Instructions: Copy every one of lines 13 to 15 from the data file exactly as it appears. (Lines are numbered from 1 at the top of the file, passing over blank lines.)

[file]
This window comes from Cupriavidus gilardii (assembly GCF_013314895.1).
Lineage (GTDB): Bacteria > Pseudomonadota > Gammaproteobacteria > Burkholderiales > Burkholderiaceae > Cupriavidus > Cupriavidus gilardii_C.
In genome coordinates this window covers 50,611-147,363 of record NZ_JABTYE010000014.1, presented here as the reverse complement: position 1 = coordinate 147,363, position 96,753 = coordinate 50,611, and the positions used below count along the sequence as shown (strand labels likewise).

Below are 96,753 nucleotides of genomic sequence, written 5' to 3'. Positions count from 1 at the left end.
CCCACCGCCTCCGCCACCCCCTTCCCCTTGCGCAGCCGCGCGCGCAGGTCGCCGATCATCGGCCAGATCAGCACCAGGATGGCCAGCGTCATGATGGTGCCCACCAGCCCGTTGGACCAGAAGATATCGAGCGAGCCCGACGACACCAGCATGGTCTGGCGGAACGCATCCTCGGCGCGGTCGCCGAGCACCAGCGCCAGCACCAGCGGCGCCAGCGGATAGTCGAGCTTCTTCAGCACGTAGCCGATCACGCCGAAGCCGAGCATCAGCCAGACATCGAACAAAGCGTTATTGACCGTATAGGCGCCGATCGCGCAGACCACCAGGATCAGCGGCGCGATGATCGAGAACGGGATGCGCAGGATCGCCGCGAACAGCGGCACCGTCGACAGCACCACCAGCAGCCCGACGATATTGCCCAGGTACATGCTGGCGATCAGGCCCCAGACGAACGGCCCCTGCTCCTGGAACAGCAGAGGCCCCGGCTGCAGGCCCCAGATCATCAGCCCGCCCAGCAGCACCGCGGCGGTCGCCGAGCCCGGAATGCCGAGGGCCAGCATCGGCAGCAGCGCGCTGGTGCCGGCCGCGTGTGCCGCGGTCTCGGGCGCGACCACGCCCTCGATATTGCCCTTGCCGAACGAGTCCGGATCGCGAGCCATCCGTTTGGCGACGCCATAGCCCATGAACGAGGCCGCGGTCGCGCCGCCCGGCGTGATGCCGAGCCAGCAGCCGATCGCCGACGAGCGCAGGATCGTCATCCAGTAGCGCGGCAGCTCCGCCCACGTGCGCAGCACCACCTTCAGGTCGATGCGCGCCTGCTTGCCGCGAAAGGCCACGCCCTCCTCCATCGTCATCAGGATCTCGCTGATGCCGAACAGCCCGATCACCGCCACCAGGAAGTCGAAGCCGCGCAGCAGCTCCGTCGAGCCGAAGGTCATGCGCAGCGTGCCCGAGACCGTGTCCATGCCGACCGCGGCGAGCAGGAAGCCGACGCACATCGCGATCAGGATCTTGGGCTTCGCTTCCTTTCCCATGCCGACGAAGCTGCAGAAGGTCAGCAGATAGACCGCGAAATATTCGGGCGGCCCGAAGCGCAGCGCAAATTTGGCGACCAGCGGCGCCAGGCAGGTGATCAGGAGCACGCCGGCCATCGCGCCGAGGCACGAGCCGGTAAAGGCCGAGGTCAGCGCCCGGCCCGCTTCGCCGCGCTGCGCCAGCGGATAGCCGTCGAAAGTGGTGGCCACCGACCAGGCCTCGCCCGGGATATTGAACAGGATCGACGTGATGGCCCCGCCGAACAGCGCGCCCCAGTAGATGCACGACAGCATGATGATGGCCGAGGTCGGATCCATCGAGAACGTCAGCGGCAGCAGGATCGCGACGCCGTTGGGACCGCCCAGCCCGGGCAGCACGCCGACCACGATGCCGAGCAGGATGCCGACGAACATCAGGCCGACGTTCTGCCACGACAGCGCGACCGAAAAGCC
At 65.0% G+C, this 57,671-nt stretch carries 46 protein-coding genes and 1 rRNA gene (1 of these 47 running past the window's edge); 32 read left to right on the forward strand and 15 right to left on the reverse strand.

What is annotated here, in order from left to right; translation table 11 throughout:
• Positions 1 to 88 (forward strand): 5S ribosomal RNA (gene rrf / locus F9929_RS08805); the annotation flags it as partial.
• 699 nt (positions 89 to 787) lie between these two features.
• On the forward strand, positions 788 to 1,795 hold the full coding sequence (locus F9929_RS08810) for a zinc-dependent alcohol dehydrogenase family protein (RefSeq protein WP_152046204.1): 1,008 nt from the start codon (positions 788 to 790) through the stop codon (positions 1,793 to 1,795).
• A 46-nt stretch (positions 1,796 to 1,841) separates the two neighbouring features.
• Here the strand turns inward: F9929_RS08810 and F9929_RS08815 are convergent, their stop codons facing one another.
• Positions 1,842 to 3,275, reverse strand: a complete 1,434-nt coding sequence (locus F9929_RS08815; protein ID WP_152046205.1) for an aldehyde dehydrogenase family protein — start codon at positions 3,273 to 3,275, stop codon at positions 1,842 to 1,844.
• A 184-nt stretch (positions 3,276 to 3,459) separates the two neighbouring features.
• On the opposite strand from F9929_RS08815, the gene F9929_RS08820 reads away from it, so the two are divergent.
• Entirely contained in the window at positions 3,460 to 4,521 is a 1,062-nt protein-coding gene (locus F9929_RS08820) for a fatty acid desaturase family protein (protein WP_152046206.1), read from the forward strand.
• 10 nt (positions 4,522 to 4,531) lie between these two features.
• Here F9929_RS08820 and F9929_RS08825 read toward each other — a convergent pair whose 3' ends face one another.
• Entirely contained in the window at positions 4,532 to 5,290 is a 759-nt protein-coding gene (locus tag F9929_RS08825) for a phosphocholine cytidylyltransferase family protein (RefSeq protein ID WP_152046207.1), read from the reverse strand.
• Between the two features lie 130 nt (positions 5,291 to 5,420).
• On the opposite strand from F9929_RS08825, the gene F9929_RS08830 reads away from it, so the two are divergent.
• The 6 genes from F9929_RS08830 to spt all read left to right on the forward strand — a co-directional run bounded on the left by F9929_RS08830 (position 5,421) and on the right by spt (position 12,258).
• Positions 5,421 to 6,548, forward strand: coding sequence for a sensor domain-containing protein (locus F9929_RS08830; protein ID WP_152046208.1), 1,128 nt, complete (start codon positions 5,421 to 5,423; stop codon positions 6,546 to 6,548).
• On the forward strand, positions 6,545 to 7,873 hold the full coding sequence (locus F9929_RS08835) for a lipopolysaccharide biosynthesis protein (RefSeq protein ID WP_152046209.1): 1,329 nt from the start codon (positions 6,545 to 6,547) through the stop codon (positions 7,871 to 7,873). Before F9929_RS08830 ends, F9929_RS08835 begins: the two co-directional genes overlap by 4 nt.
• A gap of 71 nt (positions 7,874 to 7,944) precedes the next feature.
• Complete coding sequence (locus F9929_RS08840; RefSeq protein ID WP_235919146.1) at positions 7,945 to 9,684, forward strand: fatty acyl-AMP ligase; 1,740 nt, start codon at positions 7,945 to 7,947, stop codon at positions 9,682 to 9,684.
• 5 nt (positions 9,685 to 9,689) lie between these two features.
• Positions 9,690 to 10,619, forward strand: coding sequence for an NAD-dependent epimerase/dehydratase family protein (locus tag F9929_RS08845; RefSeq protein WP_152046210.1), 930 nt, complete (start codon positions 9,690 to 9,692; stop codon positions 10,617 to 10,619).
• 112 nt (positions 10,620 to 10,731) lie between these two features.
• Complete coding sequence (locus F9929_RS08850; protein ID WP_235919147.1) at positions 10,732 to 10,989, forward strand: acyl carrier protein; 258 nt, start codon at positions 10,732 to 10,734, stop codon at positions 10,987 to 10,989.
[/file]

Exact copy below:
• Positions 1,842 to 3,275, reverse strand: a complete 1,434-nt coding sequence (locus F9929_RS08815; protein ID WP_152046205.1) for an aldehyde dehydrogenase family protein — start codon at positions 3,273 to 3,275, stop codon at positions 1,842 to 1,844.
• A 184-nt stretch (positions 3,276 to 3,459) separates the two neighbouring features.
• On the opposite strand from F9929_RS08815, the gene F9929_RS08820 reads away from it, so the two are divergent.